Amidst the ridiculous hysteria that has surrounded Mac McClelland‘s personal essay about using violent sex to cope with PTSD, a possibly valid criticism has gone virtually unnoticed. It’s a criticism that’s particularly relevant to journalists who report on human rights abuses: A rape victim is alleging that McClelland violated her privacy.
The woman, who is being referred to as K., says that she did not give consent to be written about by McClelland. The women met while McClelland was in Haiti researching a story for Mother Jones about the displacement camps.
The allegation was brought to light over the weekend on Essence.com by Haitian-American author Edwidge Danticat. She says that K. informed Mother Jones she did not want to be written about after McClelland live-tweeted personal information, including K.’s first name. McClelland has already taken heat for this, and rightly so – revealing identifying information about a sexual assault victim, even with their consent, which McClelland believed she had, can have devastating consequences.
But the Essence story leaves a lot out.
Both McClelland and Mother Jones have responded in the comments section. Both note that K. and her family allowed McClelland to spend several days with them, with the understanding that she was a journalist working on a story. When K. contacted the magazine through an advocate nearly 2 months later to say she did not want to be written about, Mother Jones “cut any direct account of this victim from the story.” They explain, “Although we would never allow a politician or a corporate spokesperson to walk back access or quotes, in this case, we wanted to respect the victim’s wishes and were sensitive to the inherent communications problems.”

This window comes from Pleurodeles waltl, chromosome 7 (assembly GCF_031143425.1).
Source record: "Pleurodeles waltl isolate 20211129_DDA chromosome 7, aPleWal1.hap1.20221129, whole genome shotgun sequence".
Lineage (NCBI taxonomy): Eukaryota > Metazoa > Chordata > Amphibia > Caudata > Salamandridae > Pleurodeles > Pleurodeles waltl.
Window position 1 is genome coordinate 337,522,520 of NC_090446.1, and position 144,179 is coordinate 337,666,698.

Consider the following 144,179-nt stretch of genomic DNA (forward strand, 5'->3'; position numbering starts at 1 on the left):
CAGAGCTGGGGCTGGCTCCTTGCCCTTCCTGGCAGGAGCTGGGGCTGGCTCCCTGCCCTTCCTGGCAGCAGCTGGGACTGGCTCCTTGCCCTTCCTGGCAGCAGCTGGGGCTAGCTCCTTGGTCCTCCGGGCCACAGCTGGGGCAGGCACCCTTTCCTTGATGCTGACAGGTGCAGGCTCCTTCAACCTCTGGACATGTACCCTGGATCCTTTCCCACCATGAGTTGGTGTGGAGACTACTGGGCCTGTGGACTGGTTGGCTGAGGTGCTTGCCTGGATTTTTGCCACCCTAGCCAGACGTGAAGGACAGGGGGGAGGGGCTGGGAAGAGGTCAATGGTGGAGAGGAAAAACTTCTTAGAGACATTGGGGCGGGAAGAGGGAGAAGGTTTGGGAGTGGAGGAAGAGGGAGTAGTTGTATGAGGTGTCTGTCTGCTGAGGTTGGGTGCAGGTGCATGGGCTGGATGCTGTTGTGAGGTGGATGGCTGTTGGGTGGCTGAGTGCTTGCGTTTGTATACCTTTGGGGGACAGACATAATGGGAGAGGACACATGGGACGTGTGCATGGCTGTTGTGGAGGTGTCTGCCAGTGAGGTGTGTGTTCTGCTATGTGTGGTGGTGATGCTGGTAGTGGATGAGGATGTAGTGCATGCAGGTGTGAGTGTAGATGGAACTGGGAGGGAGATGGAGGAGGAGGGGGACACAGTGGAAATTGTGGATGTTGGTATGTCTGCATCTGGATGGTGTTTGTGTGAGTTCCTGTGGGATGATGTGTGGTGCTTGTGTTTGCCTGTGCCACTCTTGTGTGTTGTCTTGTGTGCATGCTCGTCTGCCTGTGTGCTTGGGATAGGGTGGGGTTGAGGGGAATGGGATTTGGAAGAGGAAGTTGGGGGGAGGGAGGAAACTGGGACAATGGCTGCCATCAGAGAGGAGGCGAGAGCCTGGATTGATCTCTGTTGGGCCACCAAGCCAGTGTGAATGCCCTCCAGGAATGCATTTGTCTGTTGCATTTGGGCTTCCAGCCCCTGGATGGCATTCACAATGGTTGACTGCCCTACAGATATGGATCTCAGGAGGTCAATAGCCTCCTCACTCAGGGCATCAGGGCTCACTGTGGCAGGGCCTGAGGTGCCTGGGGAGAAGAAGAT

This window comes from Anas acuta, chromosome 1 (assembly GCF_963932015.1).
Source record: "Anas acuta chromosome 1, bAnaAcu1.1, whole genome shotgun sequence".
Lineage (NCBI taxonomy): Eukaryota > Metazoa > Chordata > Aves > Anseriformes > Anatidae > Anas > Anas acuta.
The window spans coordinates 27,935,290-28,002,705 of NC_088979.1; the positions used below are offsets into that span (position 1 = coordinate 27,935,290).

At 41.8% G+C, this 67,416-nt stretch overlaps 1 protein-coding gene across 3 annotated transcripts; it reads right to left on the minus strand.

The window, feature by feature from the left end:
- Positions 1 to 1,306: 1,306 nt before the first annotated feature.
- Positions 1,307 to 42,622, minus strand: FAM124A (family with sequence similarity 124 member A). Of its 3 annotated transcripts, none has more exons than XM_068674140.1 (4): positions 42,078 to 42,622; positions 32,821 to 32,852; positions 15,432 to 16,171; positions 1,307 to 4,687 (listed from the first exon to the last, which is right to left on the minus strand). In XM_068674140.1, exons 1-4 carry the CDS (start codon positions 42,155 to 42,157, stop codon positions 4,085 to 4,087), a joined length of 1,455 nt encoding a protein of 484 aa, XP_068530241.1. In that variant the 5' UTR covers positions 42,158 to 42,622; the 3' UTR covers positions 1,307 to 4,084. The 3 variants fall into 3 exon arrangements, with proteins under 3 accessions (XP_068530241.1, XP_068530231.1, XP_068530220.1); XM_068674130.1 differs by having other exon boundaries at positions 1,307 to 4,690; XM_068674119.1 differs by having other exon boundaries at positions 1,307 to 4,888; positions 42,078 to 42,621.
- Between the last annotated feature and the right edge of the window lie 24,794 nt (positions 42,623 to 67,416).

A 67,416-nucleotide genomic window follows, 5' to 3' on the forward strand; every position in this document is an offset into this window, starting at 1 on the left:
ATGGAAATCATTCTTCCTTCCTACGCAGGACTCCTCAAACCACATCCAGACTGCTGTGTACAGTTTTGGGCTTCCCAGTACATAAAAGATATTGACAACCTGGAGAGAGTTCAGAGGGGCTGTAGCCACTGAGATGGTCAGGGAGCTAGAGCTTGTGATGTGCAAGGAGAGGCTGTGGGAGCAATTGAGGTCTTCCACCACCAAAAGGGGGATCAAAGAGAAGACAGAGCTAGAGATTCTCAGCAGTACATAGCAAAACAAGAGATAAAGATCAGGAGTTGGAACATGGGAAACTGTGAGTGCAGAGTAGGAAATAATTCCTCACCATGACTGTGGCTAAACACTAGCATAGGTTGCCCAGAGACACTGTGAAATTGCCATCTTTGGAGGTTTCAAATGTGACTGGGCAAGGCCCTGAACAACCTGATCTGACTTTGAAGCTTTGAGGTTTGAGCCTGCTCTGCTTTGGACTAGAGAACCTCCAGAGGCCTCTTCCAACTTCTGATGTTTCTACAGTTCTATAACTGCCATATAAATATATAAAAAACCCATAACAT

But McClelland did mention K. in her GOOD essay, and that is potentially problematic. Says Mother Jones:
Editors had no prior knowledge of this decision and were not involved in reviewing the piece. Mac understands that this was a serious lapse in judgment. We are reviewing our policies regarding freelance work by staffers.
McClelland herself has expressed horror and remorse that she caused K. pain.
Hopefully this will lead to a constructive discussion on reporting about rape, and not devolve into more self-righteous sensationalism.
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